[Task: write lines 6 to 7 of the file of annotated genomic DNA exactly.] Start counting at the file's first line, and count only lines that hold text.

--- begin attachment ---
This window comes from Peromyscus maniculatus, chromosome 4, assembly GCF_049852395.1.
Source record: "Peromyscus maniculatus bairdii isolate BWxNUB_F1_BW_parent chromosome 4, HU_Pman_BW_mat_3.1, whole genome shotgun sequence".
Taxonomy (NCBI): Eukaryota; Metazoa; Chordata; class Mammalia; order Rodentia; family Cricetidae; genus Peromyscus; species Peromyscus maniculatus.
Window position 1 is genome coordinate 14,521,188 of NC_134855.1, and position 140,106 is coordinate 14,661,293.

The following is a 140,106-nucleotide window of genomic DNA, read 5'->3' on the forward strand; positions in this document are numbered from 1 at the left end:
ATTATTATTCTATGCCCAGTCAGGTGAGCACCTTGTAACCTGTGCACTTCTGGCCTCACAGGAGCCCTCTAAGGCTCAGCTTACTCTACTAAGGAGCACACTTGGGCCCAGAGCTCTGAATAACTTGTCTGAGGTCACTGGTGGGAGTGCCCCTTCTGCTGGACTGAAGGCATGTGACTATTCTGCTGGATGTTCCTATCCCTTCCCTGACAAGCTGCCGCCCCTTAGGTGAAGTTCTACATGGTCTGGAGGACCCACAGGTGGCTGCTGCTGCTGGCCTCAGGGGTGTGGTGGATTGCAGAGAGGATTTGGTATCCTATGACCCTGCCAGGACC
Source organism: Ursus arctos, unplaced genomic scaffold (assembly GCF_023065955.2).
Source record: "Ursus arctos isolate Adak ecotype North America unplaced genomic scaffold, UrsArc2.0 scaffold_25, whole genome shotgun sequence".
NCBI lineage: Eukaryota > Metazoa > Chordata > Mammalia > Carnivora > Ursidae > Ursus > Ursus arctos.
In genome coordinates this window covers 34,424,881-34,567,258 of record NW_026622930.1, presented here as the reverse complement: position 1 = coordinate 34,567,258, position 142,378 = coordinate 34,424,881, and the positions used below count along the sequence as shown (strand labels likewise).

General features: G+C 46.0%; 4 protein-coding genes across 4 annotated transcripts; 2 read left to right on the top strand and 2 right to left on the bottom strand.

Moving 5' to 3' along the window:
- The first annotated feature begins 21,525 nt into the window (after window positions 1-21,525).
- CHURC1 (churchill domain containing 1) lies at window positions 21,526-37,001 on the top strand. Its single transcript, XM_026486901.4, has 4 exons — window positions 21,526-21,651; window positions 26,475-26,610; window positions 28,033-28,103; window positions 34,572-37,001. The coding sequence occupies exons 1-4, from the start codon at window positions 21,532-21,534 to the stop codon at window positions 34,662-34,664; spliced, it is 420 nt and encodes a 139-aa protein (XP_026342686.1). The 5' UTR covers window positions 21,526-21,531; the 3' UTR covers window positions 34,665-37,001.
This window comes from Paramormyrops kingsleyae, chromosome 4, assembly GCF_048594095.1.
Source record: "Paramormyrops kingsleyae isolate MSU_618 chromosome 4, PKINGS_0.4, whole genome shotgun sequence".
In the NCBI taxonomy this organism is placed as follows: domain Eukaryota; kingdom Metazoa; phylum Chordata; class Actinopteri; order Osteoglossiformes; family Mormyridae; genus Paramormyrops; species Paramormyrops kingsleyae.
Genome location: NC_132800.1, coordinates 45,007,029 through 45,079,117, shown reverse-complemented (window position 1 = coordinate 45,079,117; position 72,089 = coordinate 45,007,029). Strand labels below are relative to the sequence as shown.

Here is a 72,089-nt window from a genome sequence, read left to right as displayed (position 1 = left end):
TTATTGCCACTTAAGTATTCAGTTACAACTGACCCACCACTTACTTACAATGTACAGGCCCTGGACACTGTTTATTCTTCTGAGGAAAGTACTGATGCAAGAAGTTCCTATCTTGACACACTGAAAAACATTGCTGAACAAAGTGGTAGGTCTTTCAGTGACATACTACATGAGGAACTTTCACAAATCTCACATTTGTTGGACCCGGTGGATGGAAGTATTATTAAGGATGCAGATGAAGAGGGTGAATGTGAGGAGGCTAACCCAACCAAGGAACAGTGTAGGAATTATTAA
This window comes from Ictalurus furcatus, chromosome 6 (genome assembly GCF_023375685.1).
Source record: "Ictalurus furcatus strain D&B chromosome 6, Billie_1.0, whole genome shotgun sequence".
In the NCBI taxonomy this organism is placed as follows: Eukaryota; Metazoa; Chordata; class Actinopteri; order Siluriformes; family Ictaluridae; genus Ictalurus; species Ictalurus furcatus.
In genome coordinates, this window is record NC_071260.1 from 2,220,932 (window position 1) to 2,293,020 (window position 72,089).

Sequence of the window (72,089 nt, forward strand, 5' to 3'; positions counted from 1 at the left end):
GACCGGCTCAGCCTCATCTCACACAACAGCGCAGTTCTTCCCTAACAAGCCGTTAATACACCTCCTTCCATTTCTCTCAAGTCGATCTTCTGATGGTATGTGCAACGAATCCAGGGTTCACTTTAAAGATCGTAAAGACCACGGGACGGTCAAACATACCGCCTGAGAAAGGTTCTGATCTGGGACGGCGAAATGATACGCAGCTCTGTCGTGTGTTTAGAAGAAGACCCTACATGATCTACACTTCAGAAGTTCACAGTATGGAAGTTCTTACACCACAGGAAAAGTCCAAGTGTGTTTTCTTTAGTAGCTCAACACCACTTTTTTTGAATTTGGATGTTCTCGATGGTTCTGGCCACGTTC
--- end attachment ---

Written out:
ATTATTATTCTATGCCCAGTCAGGTGAGCACCTTGTAACCTGTGCACTTCTGGCCTCACAGGAGCCCTCTAAGGCTCAGCTTACTCTACTAAGGAGCACACTTGGGCCCAGAGCTCTGAATAACTTGTCTGAGGTCACTGGTGGGAGTGCCCCTTCTGCTGGACTGAAGGCATGTGACTATTCTGCTGGATGTTCCTATCCCTTCCCTGACAAGCTGCCGCCCCTTAGGTGAAGTTCTACATGGTCTGGAGGACCCACAGGTGGCTGCTGCTGCTGGCCTCAGGGGTGTGGTGGATTGCAGAGAGGATTTGGTATCCTATGACCCTGCCAGGACC
Source organism: Ursus arctos, unplaced genomic scaffold (assembly GCF_023065955.2).